I recently gave an internal "brown bag" talk on how several of these upside-down Agile practices could be fruitfully applied to educational design and academic research.
Then I happened across the AP CS Principles course, and specifically their learning outcomes document (PDF). I have great respect for the goal, the people involved, and the effort invested, but that "requirements" document is wrong in so many ways that I felt a need to try and articulate why.
My own approach to designing courses and other learning experiences is based on the 6-question framework developed by Alex Kass, Ray Bareiss, Danny Edelson and myself in response to the many flawed designs we'd seen (or created) over the previous decade at the Institute for the Learning Sciences at Northwestern.
Question #1 in that framework, "What mistakes are people making that matter, and who cares?" is the most critical. It defines what you need to teach. It's where at least half the designs we saw failed, including the CS Principles learning outcomes. Pull out just the statements about what a student will learn to do. Here are two:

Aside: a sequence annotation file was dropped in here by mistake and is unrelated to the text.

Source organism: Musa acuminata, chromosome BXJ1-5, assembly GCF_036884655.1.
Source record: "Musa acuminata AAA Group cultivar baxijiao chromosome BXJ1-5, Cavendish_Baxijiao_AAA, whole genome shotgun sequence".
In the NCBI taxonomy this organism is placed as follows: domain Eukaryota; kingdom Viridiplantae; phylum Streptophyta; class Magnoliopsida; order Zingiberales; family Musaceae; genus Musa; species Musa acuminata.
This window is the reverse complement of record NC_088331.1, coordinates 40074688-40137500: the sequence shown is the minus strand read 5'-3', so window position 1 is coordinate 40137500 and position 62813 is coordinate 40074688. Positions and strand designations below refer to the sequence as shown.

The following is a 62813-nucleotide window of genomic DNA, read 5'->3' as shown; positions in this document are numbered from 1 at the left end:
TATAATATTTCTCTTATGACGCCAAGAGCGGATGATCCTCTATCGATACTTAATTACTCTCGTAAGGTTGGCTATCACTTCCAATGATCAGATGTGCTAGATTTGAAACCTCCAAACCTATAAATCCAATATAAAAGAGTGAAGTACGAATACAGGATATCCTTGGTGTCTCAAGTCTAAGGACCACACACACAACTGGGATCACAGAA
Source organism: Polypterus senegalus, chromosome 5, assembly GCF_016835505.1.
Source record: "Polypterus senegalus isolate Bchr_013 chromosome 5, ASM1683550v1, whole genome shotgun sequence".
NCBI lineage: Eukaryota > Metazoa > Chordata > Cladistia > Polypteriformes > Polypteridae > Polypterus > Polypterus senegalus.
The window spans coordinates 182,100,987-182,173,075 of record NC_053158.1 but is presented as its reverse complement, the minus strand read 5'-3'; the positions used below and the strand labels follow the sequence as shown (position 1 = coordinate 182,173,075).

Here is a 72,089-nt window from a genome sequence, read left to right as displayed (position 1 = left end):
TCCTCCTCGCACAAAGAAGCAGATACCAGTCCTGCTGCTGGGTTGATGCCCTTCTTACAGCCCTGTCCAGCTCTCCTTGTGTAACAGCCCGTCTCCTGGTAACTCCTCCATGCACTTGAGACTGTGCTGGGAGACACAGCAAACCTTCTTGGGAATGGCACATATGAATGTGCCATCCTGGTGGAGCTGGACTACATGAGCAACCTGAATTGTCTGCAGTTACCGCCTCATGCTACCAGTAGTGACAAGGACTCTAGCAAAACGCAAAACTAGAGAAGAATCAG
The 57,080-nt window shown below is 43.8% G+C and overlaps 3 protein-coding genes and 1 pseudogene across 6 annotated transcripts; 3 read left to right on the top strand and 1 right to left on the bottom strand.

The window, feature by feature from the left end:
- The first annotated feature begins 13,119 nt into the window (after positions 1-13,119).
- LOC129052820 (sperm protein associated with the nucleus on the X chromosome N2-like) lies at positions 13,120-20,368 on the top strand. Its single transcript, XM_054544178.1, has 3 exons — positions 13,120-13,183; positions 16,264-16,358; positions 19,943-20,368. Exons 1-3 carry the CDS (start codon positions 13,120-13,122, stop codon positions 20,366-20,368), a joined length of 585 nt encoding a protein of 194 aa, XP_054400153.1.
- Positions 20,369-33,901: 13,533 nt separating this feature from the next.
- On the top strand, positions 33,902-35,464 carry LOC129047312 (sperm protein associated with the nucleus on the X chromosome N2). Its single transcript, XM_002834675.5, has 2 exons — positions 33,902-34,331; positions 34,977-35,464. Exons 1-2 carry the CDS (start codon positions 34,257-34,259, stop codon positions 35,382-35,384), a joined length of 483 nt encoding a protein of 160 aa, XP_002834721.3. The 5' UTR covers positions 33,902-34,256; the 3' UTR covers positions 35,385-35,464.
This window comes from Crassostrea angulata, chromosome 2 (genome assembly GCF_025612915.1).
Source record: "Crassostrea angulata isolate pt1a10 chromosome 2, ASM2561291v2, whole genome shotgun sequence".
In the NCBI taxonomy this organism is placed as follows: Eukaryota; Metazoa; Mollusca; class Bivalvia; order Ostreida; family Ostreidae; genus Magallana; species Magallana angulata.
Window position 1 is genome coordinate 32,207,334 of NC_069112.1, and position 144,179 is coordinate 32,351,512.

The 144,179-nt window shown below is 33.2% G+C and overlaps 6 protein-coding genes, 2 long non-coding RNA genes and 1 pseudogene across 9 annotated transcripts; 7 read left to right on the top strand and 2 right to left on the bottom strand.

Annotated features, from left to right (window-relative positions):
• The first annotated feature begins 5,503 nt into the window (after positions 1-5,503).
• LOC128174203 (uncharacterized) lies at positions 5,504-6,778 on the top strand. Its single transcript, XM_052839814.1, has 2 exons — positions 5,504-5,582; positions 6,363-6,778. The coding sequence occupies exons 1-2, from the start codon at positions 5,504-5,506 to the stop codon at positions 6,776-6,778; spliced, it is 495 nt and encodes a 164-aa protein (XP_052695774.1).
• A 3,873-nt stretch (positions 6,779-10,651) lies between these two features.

- "The student can analyze the effects of computing within economic, social, and cultural contexts."
- "The student can use abstractions and models to solve computational problems and analyze systems."
Try and find any outcomes that a student would say "I can't do that but I'd love to learn how!"
In case it's not clear why this matters, read the UW CSE120 blog on a pilot run of this course. Look where student engagement occurred. Without engagement, nothing else happens when it comes to learning
It's easy to criticize. That's the point of this blog. But it's not enough to criticize. What would a better answer look like? What would happen if I applied the 6-question framework to the course with the same intent as the CS Principles course?
That's my plan for the next several blog posts. Stay tuned.